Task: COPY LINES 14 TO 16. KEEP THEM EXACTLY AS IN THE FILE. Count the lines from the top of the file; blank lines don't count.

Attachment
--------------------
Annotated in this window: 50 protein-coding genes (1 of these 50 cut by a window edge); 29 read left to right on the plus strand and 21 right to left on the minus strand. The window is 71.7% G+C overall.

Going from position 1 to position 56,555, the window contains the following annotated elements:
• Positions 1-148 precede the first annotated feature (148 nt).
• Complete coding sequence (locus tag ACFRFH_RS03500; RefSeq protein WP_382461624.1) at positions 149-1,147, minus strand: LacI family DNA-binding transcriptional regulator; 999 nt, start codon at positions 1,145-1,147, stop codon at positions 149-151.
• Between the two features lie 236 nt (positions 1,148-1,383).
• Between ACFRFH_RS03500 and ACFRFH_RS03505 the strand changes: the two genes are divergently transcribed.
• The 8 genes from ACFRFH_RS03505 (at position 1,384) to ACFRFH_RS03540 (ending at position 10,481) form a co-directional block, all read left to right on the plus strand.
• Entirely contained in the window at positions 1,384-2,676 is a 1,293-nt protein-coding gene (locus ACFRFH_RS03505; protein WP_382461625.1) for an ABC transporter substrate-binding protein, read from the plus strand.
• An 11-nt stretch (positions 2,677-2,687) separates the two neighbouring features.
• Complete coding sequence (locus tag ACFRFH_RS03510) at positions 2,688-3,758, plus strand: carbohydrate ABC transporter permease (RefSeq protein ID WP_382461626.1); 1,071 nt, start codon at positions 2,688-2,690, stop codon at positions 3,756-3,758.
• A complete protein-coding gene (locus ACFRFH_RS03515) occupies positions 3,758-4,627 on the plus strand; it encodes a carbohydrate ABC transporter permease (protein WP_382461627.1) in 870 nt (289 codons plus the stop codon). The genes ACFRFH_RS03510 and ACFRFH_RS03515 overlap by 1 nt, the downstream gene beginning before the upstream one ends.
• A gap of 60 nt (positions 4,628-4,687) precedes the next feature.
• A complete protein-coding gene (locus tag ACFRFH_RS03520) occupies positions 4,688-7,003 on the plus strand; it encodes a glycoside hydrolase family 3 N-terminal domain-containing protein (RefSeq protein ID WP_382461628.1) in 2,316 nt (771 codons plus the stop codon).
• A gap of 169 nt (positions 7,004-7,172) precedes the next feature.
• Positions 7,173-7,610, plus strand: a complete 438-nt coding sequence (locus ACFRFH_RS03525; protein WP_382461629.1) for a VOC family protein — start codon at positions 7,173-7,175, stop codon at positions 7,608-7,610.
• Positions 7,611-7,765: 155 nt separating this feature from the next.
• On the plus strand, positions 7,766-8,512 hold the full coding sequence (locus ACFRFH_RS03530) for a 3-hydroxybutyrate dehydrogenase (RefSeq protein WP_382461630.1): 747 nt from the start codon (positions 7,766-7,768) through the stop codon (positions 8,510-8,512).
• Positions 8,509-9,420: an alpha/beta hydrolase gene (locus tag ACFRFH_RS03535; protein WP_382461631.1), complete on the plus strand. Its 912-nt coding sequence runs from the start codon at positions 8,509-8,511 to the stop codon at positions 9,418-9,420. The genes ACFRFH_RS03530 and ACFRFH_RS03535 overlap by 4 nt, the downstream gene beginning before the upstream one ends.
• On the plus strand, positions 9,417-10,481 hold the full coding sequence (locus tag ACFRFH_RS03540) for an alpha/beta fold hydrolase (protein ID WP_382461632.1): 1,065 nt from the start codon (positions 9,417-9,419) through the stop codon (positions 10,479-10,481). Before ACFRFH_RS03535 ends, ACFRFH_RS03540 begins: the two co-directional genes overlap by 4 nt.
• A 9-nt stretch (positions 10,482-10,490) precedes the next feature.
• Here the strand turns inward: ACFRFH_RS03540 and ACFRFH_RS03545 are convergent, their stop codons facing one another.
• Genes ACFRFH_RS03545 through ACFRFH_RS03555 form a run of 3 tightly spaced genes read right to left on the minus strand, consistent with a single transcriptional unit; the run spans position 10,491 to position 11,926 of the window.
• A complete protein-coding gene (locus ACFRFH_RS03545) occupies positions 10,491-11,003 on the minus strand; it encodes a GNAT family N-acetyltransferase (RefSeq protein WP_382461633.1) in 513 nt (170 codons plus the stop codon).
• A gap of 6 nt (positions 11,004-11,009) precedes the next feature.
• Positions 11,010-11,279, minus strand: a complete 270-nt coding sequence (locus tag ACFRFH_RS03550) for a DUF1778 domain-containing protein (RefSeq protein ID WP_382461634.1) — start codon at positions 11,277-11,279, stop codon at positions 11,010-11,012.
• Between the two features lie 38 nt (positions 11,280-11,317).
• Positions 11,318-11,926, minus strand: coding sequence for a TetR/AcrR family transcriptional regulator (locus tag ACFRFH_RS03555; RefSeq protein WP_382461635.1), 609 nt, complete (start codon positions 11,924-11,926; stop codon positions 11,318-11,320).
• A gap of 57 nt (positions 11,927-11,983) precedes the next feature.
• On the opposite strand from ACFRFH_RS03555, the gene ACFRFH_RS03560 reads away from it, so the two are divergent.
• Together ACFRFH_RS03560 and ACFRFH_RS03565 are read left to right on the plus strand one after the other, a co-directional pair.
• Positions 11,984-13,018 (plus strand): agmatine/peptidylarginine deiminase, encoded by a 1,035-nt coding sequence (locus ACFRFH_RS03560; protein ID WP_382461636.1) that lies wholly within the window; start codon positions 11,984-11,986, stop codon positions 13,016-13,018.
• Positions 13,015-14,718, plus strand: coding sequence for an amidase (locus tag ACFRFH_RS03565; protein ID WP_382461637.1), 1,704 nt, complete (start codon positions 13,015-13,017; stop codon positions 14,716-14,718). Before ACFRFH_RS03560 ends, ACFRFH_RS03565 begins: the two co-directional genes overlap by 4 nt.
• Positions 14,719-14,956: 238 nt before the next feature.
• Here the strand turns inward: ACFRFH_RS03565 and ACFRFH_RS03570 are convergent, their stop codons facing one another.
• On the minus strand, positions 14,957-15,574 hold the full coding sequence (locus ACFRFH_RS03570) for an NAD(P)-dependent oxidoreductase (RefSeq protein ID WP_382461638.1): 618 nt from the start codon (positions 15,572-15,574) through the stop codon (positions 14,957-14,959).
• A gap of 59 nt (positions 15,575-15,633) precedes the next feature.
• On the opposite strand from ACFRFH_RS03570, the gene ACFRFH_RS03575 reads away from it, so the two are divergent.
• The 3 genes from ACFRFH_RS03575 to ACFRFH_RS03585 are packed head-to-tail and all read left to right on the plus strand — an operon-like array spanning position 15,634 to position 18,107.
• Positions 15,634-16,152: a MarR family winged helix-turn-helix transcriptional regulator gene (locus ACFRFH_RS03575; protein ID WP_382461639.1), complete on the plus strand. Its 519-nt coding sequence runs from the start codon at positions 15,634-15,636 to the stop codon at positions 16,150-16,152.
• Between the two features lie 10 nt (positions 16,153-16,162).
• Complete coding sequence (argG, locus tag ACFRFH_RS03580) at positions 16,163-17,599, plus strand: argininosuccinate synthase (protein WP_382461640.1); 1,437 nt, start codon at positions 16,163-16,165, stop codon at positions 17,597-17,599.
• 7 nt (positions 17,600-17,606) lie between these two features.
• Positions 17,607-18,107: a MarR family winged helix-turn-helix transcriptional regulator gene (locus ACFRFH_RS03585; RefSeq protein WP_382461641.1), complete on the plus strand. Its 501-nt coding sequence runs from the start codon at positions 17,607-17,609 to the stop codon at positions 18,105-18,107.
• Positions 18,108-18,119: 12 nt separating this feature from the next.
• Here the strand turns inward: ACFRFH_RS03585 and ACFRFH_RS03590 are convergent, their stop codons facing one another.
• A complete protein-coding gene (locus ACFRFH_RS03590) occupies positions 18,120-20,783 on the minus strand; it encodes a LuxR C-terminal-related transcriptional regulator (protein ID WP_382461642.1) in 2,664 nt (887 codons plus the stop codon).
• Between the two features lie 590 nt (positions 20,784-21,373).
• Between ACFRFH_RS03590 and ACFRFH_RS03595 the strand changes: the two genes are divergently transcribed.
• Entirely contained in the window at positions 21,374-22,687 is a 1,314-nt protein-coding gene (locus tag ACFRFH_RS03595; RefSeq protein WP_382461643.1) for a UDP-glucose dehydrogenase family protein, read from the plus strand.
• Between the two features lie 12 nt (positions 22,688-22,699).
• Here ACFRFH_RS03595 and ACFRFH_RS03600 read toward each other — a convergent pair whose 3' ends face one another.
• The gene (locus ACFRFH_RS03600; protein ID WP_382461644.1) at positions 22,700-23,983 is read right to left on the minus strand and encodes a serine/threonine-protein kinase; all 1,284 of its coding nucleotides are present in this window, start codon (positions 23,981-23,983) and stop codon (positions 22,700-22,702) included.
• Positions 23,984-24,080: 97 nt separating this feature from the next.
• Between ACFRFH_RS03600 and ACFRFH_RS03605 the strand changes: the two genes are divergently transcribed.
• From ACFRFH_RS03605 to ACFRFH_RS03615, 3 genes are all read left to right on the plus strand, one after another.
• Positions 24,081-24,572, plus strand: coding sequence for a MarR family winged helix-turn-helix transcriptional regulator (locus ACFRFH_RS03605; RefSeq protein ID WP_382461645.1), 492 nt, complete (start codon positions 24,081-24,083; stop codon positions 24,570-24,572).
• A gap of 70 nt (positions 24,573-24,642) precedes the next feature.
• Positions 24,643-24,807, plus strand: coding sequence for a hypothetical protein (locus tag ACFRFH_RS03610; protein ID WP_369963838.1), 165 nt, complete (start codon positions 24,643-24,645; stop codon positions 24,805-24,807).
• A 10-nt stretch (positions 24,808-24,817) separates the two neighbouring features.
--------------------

• A gap of 169 nt (positions 7,004-7,172) precedes the next feature.
• Positions 7,173-7,610, plus strand: a complete 438-nt coding sequence (locus ACFRFH_RS03525; protein WP_382461629.1) for a VOC family protein — start codon at positions 7,173-7,175, stop codon at positions 7,608-7,610.
• Positions 7,611-7,765: 155 nt separating this feature from the next.